Plane crash map Locate crash sites, wreckage and more

N36315 accident description

Minnesota map... Minnesota list
Crash location 46.990000°N, 94.203889°W
Nearest city Longville, MN
46.986344°N, 94.211364°W
0.4 miles away
Tail number N36315
Accident date 15 Nov 2002
Aircraft type Piper PA-32RT-300T
Additional details: None

NTSB Factual Report

On November 15, 2002, at 1150 central standard time, a PA-32RT-300T, N36315, piloted by a commercial pilot, was destroyed on impact with terrain following a loss of engine power during initial climb from Longville Municipal Airport (XVG), Longville, Minnesota. Visual meteorological conditions prevailed at the time of the accident. The 14 CFR Part 91 personal flight was not operating on a flight plan. The pilot and one passenger received serious injuries, and the remaining passenger received minor injuries. The local flight was originating at the time of the accident.

A passenger on the accident flight stated that the airplane had been parked outside overnight and estimated that the outside air temperature was 10-15 degrees Fahrenheit when he arrived for the accident flight. The airplane was not refueled at XVG.

The pilot stated that all the items from the before takeoff check list were normal. The climb out was uneventful for about the first 300 feet during which time he retracted the landing gear. He described the loss of engine power by stating that the engine went silent abruptly and began to windmill. After the loss in power, he lowered the nose to maintain airspeed, switched fuel tanks from right to left, and verified that the electric fuel pump was still on. He cycled the ignition key to ensure that it was in the correct position. About 10-15 seconds after the loss of engine power, they began to descend into trees. They struck the trees and rolled inverted.

The pilot stated during a post accident telephone interview that he did not recall draining the fuel tanks before beginning the accident flight. He said that the engine start, run up, and takeoff were all performed with the right fuel tank selected. The engine never backfired when the power loss occurred; it was instantaneous as if both magnetos died.

The on-scene portion of the investigation was conducted by a Federal Aviation Administration (FAA) Inspector from the Minneapolis Flight Standards District Office. The departure runway was covered with approximately one inch of snow. The fuselage was located about 1/4 mile south of the departure runway resting inverted on a heading of 120 degrees at the bottom of a downward sloped wooded area. The main wreckage was preceded by a wooded area for about 300 feet, a field, and another wooded area. The left wing was separated outboard from the main landing gear; the right wing was separated between the wing root and main landing gear; and the vertical and horizontal stabilizers were separated from the fuselage. There were several pools of a liquid and an odor consistent with 100 low lead (100 LL) aviation fuel present in the area near the wreckage.

Inspection of the cockpit revealed that the mixture, propeller, and throttle controls were forward. The battery switch, alternator, and fuel pump switches were on. The magneto and starter switch was in the both position. The flap selector handle was not engaged in its detent and was in the 0 degree flap position. A Shadin Microflo fuel flow indicator was removed from the instrument panel in order to download its nonvolatile memory. The fuel selector was in the left fuel tank detent position. The fuel selector was then removed and no fuel was noted to drain out when the fuel lines were disconnected. No anomalies were noted with the operation of the fuel selector.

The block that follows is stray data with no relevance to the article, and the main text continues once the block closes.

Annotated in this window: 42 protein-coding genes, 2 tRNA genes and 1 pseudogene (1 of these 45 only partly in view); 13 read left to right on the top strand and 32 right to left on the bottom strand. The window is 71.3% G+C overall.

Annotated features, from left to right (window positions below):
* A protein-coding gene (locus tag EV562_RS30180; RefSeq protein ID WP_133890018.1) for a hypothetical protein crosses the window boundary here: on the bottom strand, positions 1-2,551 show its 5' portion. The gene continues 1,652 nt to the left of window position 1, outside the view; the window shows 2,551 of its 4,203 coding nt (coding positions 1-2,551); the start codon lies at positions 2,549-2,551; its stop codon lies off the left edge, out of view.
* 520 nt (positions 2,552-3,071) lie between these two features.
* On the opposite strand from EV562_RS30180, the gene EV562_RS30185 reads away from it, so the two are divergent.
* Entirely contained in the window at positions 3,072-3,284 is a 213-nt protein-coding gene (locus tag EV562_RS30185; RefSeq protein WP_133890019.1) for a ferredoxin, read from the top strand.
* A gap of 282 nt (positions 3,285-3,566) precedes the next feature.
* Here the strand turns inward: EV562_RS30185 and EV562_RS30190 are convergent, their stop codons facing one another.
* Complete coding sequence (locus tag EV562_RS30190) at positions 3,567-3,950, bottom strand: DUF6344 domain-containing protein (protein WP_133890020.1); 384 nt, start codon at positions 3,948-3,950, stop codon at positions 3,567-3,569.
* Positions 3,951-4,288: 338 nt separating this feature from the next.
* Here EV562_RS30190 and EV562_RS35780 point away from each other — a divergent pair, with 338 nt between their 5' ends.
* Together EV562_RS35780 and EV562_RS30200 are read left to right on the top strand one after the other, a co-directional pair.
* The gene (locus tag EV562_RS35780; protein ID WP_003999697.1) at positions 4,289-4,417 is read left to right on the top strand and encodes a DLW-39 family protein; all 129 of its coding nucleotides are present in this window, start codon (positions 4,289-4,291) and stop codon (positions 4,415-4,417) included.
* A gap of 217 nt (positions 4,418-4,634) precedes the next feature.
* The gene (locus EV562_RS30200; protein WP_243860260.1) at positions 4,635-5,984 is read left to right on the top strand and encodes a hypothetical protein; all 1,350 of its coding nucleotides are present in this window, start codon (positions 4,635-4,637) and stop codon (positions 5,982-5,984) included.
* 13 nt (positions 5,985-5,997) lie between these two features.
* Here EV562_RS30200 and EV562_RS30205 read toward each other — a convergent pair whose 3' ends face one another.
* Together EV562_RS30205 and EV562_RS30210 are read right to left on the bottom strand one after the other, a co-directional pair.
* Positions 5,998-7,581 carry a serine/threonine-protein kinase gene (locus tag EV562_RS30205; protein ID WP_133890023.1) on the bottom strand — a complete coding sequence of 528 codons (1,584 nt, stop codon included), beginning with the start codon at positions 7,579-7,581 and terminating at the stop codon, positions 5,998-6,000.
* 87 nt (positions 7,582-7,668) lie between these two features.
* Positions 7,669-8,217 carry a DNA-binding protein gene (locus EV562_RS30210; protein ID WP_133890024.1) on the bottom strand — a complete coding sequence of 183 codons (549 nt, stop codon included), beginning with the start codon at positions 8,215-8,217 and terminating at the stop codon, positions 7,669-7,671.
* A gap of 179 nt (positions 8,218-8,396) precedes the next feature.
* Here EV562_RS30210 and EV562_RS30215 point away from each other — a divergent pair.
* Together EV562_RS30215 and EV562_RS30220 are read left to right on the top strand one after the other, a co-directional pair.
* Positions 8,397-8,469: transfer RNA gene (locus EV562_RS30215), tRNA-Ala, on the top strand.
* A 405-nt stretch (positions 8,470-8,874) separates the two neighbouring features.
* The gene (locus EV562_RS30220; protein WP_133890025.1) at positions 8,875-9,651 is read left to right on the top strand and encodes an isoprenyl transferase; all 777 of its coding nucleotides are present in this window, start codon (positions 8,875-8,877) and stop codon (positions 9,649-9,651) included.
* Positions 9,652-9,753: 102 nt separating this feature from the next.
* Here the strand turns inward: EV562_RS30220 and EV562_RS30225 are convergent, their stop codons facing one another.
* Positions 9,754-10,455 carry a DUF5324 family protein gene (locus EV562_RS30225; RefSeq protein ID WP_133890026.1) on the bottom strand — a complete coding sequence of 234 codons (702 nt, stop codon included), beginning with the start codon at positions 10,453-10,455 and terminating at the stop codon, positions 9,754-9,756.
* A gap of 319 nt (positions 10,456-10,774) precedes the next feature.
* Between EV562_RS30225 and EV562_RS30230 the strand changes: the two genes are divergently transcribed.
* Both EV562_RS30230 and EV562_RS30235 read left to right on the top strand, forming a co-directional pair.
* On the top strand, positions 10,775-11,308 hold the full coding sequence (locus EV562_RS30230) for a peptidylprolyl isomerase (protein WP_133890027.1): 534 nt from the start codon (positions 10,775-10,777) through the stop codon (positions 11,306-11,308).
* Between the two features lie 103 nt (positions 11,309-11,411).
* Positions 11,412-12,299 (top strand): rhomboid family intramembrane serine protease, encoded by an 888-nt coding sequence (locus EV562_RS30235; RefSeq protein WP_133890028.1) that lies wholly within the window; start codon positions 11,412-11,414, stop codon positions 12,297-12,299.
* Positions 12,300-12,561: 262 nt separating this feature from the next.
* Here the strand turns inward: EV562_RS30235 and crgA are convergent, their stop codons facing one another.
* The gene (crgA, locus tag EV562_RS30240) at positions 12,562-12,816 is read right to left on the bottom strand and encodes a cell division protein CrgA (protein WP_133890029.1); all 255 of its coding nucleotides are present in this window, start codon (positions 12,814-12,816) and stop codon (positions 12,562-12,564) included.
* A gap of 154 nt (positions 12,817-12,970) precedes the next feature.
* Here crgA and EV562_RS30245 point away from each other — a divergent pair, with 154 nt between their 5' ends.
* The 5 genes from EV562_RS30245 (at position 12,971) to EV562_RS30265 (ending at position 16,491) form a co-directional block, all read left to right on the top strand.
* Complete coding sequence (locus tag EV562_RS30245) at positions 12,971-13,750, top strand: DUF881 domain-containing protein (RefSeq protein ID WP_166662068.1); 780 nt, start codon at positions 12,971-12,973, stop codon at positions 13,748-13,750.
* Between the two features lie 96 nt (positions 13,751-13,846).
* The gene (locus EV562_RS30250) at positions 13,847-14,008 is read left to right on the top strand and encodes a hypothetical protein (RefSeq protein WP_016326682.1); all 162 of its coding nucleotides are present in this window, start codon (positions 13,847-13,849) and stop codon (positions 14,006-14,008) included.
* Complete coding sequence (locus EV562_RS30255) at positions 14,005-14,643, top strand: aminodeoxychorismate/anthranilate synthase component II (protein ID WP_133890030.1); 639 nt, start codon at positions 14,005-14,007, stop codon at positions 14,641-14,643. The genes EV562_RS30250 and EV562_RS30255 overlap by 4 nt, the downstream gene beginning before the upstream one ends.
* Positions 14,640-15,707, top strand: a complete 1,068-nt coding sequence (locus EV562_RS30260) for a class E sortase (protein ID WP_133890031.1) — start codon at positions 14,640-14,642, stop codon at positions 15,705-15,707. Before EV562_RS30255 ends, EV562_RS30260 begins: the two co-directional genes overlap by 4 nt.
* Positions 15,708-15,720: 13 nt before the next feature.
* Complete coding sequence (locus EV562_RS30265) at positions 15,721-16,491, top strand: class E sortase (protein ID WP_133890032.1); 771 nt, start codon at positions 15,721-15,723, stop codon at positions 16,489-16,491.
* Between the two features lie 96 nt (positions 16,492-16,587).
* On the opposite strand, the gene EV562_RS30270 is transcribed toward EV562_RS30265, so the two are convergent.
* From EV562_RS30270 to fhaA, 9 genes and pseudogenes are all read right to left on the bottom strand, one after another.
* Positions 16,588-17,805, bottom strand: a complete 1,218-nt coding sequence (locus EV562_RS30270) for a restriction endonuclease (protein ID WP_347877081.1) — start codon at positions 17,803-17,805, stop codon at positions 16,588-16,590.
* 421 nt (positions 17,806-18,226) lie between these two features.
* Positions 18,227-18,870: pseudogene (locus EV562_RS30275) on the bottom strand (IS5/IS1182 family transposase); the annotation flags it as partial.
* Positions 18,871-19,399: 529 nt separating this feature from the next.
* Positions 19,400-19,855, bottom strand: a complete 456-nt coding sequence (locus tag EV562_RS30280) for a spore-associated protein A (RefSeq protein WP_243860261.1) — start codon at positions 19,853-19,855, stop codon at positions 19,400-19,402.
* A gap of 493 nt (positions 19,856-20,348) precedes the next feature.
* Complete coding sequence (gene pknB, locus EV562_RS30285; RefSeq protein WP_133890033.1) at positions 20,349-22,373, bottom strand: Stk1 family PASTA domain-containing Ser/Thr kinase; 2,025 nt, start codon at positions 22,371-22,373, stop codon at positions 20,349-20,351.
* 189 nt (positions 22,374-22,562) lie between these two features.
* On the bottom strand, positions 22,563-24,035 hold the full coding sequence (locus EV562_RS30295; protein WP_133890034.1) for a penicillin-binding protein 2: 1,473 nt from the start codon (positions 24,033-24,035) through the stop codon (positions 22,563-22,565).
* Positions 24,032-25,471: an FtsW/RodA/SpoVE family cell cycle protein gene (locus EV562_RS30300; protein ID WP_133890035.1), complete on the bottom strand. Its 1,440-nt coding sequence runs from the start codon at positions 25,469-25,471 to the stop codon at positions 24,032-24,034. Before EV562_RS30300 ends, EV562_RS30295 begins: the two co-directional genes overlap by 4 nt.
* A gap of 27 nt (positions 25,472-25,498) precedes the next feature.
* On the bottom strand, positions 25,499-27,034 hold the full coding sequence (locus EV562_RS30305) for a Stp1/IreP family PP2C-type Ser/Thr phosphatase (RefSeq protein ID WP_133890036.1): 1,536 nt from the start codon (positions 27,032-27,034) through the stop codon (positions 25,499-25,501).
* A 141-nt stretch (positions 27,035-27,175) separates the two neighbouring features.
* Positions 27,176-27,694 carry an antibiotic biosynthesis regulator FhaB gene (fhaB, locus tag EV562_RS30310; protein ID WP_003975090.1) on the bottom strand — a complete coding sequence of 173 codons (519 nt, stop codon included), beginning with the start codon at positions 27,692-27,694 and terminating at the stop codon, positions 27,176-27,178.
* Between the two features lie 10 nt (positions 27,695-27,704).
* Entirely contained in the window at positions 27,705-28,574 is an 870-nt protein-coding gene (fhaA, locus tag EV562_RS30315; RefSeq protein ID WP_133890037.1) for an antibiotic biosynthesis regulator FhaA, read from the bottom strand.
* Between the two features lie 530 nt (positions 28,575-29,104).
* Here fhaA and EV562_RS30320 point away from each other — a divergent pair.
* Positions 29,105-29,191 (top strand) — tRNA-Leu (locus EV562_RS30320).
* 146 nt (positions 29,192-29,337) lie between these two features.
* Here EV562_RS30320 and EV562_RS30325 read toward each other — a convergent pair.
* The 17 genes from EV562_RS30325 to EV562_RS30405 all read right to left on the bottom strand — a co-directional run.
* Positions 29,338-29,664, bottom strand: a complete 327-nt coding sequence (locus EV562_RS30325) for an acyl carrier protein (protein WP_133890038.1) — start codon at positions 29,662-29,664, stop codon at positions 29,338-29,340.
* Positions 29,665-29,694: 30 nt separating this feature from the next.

The engine was removed from the airframe and inspected by the FAA and Textron Lycoming. Removal of the engine driven fuel pump revealed that the pump drive shaft was intact and a liquid consistent with aviation fuel was present. The fuel pump was tested within the manufacturer’s test specifications. The top spark plugs were removed and a thumb compression on all cylinders was confirmed when the propeller was rotated by hand. Engine and electrical ignition continuity was confirmed. The fuel servo was removed for testing and fuel inflow line to the servo contained a liquid consistent with 100 LL aviation fuel was noted. The fuel servo was bench tested to the manufacturer's specifications. The fuel servo was within the specification for all of the tests parameters except at the idle fuel flow. The idle fuel flow was 14.5 - 15.0 lbs/hr. Test specifications for the fuel servo at and idle fuel flow are listed as 9.0-11.00 lbs/hr.

The Shadin Microflo Fuel Flow Indicator was sent to the manufacturer and downloaded under the supervision of the FAA. The unit did not have the capability to record fuel flow time history. The nonvolatile memory contained the following data:

Fuel Remaining; 44.9 gallons

Fuel Used: 49.1 gallons

Full Fuel: 94.0 gallons

K-Factor: 29800 PPG

The PA-32RT-300T, emergency procedures for a power off landing states that touchdowns should normally be made at lowest possible airspeed with full flaps.

The preflight checklist items include the draining of fuel tank sumps, checking for contaminant, and proper fuel.

The FAA and Textron Lycoming were parties to the investigation.

NTSB Probable Cause

The loss of engine power for undetermined reasons and the unsuitable terrain/landing area encountered by the pilot during a forced landing. The low altitude at the time of power loss was a contributing factor.

© 2009-2020 Lee C. Baker / Crosswind Software, LLC. For informational purposes only.